According to a recent CBC news story from March 18, a Prince Edward Island couple who operate a small bed and breakfast on the island were visited by a health inspector who forbade them to continue serving meals made with eggs from their own hens. The story goes on to say that the inspectors assert that the regulations behind their action are not new but have been on the books for a long time. The couple, Paul and Jean Offer, are so upset by the whole thing that they are going to close their B&B rather than buy supermarket eggs for their guests.
Perhaps it’s no surprise that the same sort of things go on in other jurisdictions. One Ontario farmer that I know was upset when he first heard several years ago about new requirements for eggs to be graded before being sold to customers, and so he called up the government department responsible for the ruling and asserted that he was going to break the law and that they should come and arrest him. Guess what. They declined to do so. They apparently didn’t want a fuss kicked up when the law was introduced, and the best way they saw to do that was to not enforce it for a while. Now that case was a few years ago, and more recently the enforcement of such regulations has been ramped up.
One instance of this sort of enforcement involved a private school north of Toronto where health inspectors forbade teachers from having preschoolers collect eggs from the school’s own chickens, then cook and eat them in the school’s kitchen. Once again the problem was that the eggs were not passing through a government approved inspection and grading process. The view of food safety implied in this requirement clearly places little value on the freshness and localness you can get from having your own backyard hens, not to mention the feeling of wholeness and integration children get from participating in the full process from farm to table. Rather, what this teaches, is that a narrow definition of food safety trumps all these values.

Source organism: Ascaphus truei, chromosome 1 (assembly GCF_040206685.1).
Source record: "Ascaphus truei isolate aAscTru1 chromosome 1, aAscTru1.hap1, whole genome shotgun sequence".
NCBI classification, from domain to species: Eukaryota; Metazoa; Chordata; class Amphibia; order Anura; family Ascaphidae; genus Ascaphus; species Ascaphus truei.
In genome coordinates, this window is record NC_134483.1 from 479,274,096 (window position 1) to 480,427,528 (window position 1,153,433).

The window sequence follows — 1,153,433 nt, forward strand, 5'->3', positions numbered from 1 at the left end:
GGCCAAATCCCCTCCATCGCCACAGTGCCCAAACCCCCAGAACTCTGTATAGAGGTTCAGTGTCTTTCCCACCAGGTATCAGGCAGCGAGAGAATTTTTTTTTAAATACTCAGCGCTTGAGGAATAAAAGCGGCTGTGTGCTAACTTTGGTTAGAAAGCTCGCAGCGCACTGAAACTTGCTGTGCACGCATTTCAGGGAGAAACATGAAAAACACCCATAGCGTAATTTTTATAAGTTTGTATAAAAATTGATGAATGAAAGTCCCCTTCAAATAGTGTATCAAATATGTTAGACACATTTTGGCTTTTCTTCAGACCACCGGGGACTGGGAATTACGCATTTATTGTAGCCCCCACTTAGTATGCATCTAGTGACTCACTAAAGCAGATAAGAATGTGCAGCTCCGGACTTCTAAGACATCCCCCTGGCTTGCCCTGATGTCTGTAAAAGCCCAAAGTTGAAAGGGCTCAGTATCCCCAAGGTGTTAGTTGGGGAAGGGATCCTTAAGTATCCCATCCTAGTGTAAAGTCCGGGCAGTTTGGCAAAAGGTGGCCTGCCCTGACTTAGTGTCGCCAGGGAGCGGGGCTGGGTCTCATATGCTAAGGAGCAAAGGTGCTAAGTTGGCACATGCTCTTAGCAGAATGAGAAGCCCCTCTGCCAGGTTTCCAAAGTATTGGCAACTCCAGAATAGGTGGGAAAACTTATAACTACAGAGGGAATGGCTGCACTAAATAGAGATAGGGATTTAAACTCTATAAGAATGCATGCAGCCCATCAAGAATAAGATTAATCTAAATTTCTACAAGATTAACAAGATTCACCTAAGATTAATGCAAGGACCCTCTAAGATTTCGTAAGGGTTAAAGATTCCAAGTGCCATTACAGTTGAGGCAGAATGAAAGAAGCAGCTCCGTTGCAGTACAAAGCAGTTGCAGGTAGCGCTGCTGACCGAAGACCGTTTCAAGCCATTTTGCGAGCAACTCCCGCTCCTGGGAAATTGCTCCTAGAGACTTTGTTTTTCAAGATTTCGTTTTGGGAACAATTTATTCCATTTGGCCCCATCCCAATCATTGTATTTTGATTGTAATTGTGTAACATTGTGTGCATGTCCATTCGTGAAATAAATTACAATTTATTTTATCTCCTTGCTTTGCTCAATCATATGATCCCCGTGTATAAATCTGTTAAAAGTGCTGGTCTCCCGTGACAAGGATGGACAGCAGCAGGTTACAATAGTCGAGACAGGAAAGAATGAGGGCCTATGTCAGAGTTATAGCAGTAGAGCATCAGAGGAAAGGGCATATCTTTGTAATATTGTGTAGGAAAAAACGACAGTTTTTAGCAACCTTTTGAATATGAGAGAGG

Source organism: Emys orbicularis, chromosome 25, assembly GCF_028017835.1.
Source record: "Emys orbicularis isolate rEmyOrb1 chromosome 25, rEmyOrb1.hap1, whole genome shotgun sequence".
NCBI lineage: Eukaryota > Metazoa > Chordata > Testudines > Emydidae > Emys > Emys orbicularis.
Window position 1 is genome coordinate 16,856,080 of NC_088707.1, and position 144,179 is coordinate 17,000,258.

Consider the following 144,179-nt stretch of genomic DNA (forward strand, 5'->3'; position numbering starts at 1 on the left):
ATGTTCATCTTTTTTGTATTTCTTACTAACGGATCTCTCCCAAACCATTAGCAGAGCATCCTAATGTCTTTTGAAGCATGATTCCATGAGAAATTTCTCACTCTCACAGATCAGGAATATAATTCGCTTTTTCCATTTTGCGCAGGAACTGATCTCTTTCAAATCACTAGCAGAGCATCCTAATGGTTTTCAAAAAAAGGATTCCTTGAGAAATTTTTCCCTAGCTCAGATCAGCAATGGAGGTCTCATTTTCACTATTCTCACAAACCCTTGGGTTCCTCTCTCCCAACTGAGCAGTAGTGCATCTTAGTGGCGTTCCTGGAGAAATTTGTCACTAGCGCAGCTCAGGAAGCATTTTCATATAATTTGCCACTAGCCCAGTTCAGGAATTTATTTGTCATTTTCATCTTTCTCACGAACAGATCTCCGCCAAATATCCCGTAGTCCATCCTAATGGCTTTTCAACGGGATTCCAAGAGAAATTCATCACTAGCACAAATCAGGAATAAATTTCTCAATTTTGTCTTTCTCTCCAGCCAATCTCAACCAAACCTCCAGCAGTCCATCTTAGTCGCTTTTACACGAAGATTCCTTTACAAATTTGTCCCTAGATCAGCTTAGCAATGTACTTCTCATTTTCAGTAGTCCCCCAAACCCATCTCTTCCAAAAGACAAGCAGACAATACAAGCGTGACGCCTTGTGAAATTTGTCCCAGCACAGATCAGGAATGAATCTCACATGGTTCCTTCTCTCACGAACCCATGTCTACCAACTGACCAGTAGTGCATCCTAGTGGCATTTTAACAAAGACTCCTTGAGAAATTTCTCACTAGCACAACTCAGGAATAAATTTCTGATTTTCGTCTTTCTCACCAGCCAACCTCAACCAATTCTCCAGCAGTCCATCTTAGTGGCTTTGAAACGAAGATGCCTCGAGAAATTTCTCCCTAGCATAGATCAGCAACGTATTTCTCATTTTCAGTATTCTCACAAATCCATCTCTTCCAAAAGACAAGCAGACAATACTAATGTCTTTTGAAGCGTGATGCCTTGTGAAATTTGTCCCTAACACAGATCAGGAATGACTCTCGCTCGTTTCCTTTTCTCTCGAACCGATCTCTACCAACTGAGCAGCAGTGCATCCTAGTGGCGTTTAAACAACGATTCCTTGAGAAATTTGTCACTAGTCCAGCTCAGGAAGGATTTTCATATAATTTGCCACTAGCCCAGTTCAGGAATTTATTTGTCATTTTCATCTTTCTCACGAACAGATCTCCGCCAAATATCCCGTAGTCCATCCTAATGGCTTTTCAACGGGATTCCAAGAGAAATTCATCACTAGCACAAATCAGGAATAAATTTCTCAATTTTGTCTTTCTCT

As seen in the outcome of the CBC story mentioned at the start, this action by regulators undermines and impoverishes local culture and tourist attractions on P.E.I. Meanwhile other government departments pay lip service to encouraging culinary tourism. Good luck with that, in this regulatory climate. There’s less reason to travel to a distant place if you don’t get anything special or local to eat there because government regulators decree that everyone must buy their ingredients through the supermarket food chain. So it’s a lose lose situation. Clearly it’s time for new values to be asserted if we’re going to be left with food worth eating.